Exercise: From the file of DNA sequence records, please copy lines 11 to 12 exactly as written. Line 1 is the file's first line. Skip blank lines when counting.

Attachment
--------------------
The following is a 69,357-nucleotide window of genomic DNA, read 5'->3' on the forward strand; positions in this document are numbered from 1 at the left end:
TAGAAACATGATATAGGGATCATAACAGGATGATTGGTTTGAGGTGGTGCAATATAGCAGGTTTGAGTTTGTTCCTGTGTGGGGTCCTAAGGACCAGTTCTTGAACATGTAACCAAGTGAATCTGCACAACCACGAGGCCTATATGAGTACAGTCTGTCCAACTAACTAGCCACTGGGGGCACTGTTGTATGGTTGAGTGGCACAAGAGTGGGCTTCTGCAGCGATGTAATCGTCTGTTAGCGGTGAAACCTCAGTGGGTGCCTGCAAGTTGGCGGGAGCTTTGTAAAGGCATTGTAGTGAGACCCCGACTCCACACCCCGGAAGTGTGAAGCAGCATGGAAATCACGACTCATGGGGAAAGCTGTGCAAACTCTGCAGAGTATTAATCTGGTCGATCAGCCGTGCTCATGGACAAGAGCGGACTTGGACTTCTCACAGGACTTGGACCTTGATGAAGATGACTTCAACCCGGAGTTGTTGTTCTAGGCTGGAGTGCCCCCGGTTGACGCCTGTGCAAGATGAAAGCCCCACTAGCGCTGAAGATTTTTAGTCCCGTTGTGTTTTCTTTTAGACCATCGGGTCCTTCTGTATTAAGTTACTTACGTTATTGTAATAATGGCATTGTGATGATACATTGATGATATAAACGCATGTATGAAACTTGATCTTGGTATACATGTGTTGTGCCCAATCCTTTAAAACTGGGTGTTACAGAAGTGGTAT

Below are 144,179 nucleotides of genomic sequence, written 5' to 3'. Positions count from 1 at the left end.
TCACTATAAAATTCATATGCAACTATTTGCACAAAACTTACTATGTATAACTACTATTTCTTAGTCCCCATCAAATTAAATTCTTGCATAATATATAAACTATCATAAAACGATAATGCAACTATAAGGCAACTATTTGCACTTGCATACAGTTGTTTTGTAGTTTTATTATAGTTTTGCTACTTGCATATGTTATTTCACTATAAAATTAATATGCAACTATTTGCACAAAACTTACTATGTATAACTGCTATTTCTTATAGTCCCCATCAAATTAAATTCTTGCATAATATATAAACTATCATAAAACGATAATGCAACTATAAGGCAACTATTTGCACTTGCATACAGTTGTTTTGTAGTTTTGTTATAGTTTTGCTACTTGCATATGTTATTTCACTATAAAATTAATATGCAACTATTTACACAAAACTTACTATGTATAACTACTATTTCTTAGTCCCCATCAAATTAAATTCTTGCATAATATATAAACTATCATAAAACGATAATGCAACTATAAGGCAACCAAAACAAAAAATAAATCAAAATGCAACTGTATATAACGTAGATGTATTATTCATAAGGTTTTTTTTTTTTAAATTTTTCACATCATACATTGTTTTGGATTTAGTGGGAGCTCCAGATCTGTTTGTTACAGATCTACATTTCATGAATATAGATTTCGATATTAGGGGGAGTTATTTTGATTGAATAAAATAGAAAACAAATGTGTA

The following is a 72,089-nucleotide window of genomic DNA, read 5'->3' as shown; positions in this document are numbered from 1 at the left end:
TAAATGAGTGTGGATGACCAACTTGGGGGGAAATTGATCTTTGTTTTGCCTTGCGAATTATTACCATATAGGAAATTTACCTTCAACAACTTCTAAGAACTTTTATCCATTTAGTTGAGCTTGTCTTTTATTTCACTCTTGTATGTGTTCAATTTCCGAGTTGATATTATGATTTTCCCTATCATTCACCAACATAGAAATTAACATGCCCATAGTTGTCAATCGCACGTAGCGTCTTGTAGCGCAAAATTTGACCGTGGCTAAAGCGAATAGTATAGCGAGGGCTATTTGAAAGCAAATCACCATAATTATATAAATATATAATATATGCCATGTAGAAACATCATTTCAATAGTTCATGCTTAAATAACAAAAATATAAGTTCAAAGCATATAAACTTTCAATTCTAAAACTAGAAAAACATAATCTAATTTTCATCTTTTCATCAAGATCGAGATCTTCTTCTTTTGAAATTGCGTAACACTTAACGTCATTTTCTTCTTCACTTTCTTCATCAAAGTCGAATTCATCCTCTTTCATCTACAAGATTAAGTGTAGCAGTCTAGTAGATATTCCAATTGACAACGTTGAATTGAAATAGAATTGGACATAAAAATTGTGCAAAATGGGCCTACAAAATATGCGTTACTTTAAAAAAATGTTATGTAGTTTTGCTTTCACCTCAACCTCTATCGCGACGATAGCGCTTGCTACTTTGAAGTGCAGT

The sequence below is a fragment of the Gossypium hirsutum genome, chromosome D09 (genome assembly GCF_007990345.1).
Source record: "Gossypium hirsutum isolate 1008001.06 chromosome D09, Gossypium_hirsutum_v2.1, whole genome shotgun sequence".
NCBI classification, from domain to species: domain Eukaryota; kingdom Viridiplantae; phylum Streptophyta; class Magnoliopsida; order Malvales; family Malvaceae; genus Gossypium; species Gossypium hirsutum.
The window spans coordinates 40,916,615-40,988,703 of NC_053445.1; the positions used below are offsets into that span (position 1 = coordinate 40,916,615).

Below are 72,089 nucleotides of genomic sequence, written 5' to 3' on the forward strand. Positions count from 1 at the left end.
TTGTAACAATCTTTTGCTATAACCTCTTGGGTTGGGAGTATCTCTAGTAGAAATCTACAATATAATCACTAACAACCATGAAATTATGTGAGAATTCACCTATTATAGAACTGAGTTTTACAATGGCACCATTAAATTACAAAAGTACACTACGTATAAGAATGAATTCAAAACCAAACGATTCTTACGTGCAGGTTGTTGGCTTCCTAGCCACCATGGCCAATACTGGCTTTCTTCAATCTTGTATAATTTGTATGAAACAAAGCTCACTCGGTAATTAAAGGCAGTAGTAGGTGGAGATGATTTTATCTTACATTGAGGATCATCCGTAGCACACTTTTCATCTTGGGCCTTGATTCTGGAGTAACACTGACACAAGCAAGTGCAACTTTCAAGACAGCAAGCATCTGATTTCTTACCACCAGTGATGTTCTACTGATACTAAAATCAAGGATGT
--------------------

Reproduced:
Below are 72,089 nucleotides of genomic sequence, written 5' to 3' on the forward strand. Positions count from 1 at the left end.
TTGTAACAATCTTTTGCTATAACCTCTTGGGTTGGGAGTATCTCTAGTAGAAATCTACAATATAATCACTAACAACCATGAAATTATGTGAGAATTCACCTATTATAGAACTGAGTTTTACAATGGCACCATTAAATTACAAAAGTACACTACGTATAAGAATGAATTCAAAACCAAACGATTCTTACGTGCAGGTTGTTGGCTTCCTAGCCACCATGGCCAATACTGGCTTTCTTCAATCTTGTATAATTTGTATGAAACAAAGCTCACTCGGTAATTAAAGGCAGTAGTAGGTGGAGATGATTTTATCTTACATTGAGGATCATCCGTAGCACACTTTTCATCTTGGGCCTTGATTCTGGAGTAACACTGACACAAGCAAGTGCAACTTTCAAGACAGCAAGCATCTGATTTCTTACCACCAGTGATGTTCTACTGATACTAAAATCAAGGATGT